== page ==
Other guidelines for your fridge to maintain the proper temperature: Don't overpack it and/or line the shelves with aluminum foil or other types of paper. This will decrease the airflow in the refrigerator and can lead to an unwanted increase in the refrigerator's temperature. Lastly, don't place hot food in your refrigerator, which can raise the temperature of all other foods in there and may cause them to spoil sooner.

Your freezer should be maintained around 0°F in order to keep your food frozen. If you have large ice crystals, it's time to give it a good defrosting and cleaning.

These foods last quite a long time in the refrigerator or freezer:

  • Beef steaks: These babies can last for up to 12 months when frozen raw.
  • Beef and pork roasts: Larger pieces of meat, such as roasts, can also last for up to 12 months when frozen raw.
  • Grated or shredded Parmesan cheese: When stored at the right temperature in a covered container, grated or shredded Parmesan can be stored for up to 12 months in the refrigerator.
  • Hard cheese: Hard cheeses such as Parmigiano-Reggiano, pecorino, and manchego can last unopened in the refrigerator for six months.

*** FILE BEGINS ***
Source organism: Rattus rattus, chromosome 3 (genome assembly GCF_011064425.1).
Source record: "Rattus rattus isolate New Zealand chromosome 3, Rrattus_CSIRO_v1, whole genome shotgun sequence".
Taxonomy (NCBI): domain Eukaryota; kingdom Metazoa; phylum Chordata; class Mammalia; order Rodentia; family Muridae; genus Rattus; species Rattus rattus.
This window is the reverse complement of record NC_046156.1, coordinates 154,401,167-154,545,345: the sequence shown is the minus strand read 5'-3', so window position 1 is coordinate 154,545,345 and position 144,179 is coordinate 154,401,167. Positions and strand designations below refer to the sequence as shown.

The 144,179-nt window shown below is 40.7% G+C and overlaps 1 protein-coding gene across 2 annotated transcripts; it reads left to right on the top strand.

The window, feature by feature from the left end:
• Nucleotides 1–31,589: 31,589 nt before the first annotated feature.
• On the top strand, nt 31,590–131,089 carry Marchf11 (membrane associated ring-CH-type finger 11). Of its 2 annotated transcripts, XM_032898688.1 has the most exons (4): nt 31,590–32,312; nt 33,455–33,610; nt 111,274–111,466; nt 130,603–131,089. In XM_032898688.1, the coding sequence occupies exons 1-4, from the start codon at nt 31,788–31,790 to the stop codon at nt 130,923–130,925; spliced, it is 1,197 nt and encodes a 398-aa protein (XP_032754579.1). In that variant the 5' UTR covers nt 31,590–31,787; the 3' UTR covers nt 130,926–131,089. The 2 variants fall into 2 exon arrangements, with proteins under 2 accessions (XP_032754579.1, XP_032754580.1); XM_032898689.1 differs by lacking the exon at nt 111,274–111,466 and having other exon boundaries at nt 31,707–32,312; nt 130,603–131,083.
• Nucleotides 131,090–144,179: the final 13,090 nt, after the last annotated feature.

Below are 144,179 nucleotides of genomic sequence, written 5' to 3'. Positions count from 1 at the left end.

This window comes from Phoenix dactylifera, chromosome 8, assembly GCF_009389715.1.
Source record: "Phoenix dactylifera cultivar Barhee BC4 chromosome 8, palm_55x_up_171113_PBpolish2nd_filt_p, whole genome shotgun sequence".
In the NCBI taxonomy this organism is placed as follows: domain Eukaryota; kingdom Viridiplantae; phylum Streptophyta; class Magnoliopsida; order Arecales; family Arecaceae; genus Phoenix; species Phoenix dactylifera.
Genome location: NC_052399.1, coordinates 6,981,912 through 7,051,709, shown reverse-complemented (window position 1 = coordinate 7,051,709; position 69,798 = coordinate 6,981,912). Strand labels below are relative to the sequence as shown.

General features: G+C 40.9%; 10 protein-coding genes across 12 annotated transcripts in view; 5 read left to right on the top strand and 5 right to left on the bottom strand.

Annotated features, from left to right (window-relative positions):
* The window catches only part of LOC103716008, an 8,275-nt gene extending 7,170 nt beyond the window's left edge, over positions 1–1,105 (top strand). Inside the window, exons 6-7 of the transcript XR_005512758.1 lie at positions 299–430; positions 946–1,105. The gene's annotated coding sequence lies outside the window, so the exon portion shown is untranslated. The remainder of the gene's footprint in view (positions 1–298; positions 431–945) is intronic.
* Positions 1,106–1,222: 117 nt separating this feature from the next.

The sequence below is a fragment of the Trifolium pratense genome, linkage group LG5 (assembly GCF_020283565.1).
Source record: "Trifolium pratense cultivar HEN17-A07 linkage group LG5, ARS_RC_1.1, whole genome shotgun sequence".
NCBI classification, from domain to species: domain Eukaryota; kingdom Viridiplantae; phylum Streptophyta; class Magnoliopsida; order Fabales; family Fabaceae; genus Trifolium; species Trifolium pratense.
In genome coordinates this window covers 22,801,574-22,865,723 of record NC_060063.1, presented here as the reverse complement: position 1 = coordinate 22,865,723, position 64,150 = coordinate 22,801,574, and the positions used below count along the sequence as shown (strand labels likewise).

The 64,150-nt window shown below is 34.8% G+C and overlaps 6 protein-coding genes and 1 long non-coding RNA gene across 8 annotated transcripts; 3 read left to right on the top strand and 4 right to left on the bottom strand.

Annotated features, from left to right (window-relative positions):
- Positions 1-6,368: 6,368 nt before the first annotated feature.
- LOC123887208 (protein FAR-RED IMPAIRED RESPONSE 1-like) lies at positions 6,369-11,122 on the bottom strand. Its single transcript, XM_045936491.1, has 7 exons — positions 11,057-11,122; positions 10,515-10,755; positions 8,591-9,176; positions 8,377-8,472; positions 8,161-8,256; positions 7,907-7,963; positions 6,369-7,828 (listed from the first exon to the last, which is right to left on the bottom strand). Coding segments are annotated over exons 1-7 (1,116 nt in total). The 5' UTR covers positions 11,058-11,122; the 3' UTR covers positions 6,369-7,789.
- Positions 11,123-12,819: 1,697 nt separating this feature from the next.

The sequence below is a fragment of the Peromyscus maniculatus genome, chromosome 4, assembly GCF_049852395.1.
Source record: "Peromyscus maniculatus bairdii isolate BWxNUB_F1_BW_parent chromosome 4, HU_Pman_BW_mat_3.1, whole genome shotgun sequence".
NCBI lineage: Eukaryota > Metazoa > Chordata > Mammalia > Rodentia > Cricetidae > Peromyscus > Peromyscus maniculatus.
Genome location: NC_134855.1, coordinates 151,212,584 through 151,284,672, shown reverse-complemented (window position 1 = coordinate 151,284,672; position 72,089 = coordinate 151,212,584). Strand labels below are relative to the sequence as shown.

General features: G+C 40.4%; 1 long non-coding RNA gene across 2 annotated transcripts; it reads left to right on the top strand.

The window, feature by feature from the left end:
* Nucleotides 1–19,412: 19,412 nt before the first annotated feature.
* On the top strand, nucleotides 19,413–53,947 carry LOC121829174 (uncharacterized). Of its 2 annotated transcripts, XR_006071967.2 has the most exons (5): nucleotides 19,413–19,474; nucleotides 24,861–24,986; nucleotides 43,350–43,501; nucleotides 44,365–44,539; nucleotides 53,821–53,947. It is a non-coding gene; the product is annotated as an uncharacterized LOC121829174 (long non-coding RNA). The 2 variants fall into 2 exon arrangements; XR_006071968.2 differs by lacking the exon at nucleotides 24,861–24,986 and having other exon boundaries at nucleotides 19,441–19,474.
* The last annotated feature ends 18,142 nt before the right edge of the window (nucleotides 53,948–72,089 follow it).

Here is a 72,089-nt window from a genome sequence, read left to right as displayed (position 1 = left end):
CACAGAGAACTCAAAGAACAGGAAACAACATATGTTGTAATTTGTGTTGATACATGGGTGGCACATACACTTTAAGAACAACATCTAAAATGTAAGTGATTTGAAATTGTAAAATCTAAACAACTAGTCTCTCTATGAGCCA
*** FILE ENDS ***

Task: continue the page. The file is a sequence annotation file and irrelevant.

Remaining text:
• Margarine: Maintained at the right temperature and kept covered, margarine can last up to six months in the refrigerator.
  • String cheese: This softer cheese can be stored for up to five months in the refrigerator if kept properly covered.
  • Frozen fruit and vegetables: Many frozen fruits and vegetables can last up to a year in the freezer; however some last a shorter period of time. (For example, asparagus lasts five months in the freezer, and eggplant up to eight months in the freezer.)

If you're curious about exactly how long other foods last in your pantry or fridge, you can search for foods using the FoodKeeper App and website, which is run by the USDA's Food Safety and Inspection Service.

Toby Amidor, R.D., is a registered dietitian and a food safety expert. She has taught food safety at the Art Institute of New York City culinary school since 1999 and at Teachers College, Columbia University for a decade.